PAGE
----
What of the transport i hear you cry? Sadly not even the cleverest microprocessor can emulate the heroic data retrieval talents of Philips' classic nineteen eighties swing-arm CDM9. So Ken decided to get his soanners out and re-fettle a propritery CDM12.3 disc spinner, selecting a metal chassis version and rebuilding it to his specifications, includigin diamond milled stainless steel slide bars for slick disc loading.
This, done, it was time to plug in the soldering iron for some vintage Ishiwata- style tweakery. No less than 14 selected Marantz HDAM (Hyper Dynamic Amplifier Module, if you must) op-amps are used, and the power supply has been breathed on with Shottky diodes, discrete transistor regulation and an ultra low noise ring-core toroidal transformer. Audiograde selected components are in abundance, the copper- plated diecast chassis and casing gets anti-resonance fixings and vibration damping feet.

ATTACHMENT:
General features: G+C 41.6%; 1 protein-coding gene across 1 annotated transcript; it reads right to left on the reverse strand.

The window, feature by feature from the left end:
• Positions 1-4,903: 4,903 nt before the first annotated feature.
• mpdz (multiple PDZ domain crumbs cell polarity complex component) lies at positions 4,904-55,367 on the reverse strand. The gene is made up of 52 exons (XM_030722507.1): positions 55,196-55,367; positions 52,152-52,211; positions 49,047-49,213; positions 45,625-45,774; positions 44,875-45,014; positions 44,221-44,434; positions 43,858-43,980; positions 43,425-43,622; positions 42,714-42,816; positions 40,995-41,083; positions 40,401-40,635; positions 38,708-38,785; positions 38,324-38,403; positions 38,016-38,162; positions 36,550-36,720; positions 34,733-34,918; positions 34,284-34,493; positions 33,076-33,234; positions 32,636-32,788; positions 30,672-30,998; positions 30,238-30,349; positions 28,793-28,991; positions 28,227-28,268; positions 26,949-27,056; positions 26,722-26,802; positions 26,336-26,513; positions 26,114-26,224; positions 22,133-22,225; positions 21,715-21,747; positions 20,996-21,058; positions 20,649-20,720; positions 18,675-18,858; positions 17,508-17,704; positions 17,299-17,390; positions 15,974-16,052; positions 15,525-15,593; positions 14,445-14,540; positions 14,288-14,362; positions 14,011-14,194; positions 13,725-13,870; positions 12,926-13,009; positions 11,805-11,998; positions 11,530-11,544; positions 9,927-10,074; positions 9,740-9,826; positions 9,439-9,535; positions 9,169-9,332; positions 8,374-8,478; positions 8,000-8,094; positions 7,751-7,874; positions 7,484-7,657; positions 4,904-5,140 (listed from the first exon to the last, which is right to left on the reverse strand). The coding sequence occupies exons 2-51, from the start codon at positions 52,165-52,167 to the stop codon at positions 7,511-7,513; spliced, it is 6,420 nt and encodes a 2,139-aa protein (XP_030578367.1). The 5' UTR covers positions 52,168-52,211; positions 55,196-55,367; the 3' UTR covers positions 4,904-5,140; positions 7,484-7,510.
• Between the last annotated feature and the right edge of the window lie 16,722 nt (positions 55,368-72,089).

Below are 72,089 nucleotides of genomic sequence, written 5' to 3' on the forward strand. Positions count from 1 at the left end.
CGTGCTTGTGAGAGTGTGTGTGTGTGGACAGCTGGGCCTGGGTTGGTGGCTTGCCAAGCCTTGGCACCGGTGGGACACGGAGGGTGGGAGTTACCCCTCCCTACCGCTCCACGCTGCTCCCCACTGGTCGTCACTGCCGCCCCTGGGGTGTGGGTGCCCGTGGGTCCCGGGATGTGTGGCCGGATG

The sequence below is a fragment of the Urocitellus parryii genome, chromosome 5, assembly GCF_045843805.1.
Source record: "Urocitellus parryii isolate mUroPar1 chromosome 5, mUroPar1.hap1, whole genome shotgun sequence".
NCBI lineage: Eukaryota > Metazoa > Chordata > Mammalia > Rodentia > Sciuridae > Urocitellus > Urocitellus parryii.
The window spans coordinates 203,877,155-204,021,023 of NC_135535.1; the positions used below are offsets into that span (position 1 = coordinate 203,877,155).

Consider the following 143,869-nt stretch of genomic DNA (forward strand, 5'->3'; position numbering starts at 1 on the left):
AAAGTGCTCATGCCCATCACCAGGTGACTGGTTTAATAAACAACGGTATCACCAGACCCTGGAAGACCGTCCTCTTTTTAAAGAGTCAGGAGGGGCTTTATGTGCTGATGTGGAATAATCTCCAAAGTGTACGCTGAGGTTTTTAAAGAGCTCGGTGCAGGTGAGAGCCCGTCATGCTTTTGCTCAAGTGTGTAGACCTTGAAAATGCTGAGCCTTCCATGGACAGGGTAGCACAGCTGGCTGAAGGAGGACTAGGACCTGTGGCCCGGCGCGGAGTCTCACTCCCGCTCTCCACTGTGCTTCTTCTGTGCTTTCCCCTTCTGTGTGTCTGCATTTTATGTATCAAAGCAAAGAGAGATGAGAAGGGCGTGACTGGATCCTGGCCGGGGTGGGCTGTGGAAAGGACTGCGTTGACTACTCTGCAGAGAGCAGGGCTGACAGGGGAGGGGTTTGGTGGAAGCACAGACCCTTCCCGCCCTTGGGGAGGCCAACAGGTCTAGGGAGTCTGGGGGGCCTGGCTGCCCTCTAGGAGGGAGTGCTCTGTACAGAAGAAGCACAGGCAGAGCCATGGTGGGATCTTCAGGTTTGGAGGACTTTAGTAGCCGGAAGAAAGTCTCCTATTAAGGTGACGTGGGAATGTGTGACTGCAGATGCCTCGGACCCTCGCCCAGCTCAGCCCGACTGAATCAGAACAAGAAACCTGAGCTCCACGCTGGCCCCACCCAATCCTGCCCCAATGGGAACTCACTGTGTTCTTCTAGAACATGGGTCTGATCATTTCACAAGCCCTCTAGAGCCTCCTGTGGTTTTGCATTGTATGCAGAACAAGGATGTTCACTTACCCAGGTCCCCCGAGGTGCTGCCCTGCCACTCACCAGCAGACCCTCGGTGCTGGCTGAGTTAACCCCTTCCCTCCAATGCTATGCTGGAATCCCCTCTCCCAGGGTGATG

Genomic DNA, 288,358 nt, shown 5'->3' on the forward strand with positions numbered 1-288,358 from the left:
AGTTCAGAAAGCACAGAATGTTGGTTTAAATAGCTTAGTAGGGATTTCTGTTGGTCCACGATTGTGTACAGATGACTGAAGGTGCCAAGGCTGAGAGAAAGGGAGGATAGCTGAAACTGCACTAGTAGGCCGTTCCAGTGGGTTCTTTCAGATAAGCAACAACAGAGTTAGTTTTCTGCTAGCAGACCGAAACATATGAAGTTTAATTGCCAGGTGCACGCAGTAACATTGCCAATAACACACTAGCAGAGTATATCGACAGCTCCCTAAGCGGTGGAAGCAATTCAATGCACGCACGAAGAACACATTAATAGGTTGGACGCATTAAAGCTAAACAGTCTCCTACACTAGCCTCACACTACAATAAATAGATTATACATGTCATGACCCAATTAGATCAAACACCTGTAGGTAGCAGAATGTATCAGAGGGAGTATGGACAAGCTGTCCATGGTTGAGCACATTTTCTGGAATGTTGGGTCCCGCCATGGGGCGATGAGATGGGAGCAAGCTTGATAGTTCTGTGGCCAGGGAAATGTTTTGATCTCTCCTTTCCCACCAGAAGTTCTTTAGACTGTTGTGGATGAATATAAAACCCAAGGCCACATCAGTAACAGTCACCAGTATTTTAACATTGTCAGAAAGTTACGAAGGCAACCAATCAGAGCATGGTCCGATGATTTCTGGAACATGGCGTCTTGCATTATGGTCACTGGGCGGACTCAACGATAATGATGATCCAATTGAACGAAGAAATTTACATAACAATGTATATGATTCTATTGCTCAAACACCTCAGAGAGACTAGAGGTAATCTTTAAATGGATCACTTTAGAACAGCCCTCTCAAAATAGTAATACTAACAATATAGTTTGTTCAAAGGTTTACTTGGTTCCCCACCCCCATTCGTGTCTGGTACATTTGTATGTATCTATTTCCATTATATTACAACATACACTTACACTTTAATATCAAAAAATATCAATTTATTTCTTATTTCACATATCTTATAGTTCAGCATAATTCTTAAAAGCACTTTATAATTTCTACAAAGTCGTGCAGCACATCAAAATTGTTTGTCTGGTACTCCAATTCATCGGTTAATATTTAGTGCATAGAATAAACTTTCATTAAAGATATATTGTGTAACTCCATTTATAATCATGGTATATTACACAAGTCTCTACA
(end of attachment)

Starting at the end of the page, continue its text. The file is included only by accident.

In the best tradition of Japanese high end, the Marantz CD-7 features sonically superior balanced XLR outputs as well as the usual RCA phonos, and a choice of either optical of coaxial digital outs. Unusually though, the player also has a digital in, meaning it can operate as a standalone DAC too. Working at up to 20bit, 48kHz oversampling, one obvious application is high end computer soundcards or DAT recorders - considering all the trouble Marantz have gone to get these DACs, it's a peach of an idea to extend their application. Finally, you get all the usual play an repeat modes as seen on every other CD player under the sun, and Marantz's tiresome fluorescent display - thankfully you can turn the thing off!